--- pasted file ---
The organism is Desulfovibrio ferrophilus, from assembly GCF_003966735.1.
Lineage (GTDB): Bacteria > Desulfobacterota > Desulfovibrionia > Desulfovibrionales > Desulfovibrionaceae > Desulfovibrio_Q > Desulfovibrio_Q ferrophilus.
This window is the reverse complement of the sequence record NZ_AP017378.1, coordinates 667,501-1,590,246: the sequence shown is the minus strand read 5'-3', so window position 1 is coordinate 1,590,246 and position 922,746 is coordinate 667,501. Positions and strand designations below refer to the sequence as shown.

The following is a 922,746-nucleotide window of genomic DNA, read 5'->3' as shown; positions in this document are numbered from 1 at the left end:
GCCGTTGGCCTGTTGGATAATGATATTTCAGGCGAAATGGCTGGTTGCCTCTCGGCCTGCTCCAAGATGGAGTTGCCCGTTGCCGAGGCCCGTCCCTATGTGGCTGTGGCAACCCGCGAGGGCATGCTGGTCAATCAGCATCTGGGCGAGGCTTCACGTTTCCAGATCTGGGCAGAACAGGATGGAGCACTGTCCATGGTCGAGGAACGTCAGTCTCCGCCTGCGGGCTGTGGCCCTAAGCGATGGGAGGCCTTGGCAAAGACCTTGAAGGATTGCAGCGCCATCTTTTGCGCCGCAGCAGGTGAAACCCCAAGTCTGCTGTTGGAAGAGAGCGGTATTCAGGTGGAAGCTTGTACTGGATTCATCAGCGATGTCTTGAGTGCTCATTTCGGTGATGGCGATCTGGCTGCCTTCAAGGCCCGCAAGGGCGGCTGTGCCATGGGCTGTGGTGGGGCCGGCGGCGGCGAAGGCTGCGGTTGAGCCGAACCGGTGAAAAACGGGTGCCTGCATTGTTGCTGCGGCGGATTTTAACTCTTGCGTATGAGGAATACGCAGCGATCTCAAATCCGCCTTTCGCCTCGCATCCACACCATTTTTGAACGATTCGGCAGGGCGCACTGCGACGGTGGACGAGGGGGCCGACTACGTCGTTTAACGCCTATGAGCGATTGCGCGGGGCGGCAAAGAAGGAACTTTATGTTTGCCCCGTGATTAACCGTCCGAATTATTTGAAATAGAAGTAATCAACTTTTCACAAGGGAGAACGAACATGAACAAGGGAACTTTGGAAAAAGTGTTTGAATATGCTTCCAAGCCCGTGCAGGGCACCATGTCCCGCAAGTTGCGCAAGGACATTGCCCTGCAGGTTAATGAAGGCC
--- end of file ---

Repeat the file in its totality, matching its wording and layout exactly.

The organism is Desulfovibrio ferrophilus, from assembly GCF_003966735.1.
Lineage (GTDB): Bacteria > Desulfobacterota > Desulfovibrionia > Desulfovibrionales > Desulfovibrionaceae > Desulfovibrio_Q > Desulfovibrio_Q ferrophilus.
This window is the reverse complement of the sequence record NZ_AP017378.1, coordinates 667,501-1,590,246: the sequence shown is the minus strand read 5'-3', so window position 1 is coordinate 1,590,246 and position 922,746 is coordinate 667,501. Positions and strand designations below refer to the sequence as shown.

The following is a 922,746-nucleotide window of genomic DNA, read 5'->3' as shown; positions in this document are numbered from 1 at the left end:
GCCGTTGGCCTGTTGGATAATGATATTTCAGGCGAAATGGCTGGTTGCCTCTCGGCCTGCTCCAAGATGGAGTTGCCCGTTGCCGAGGCCCGTCCCTATGTGGCTGTGGCAACCCGCGAGGGCATGCTGGTCAATCAGCATCTGGGCGAGGCTTCACGTTTCCAGATCTGGGCAGAACAGGATGGAGCACTGTCCATGGTCGAGGAACGTCAGTCTCCGCCTGCGGGCTGTGGCCCTAAGCGATGGGAGGCCTTGGCAAAGACCTTGAAGGATTGCAGCGCCATCTTTTGCGCCGCAGCAGGTGAAACCCCAAGTCTGCTGTTGGAAGAGAGCGGTATTCAGGTGGAAGCTTGTACTGGATTCATCAGCGATGTCTTGAGTGCTCATTTCGGTGATGGCGATCTGGCTGCCTTCAAGGCCCGCAAGGGCGGCTGTGCCATGGGCTGTGGTGGGGCCGGCGGCGGCGAAGGCTGCGGTTGAGCCGAACCGGTGAAAAACGGGTGCCTGCATTGTTGCTGCGGCGGATTTTAACTCTTGCGTATGAGGAATACGCAGCGATCTCAAATCCGCCTTTCGCCTCGCATCCACACCATTTTTGAACGATTCGGCAGGGCGCACTGCGACGGTGGACGAGGGGGCCGACTACGTCGTTTAACGCCTATGAGCGATTGCGCGGGGCGGCAAAGAAGGAACTTTATGTTTGCCCCGTGATTAACCGTCCGAATTATTTGAAATAGAAGTAATCAACTTTTCACAAGGGAGAACGAACATGAACAAGGGAACTTTGGAAAAAGTGTTTGAATATGCTTCCAAGCCCGTGCAGGGCACCATGTCCCGCAAGTTGCGCAAGGACATTGCCCTGCAGGTTAATGAAGGCC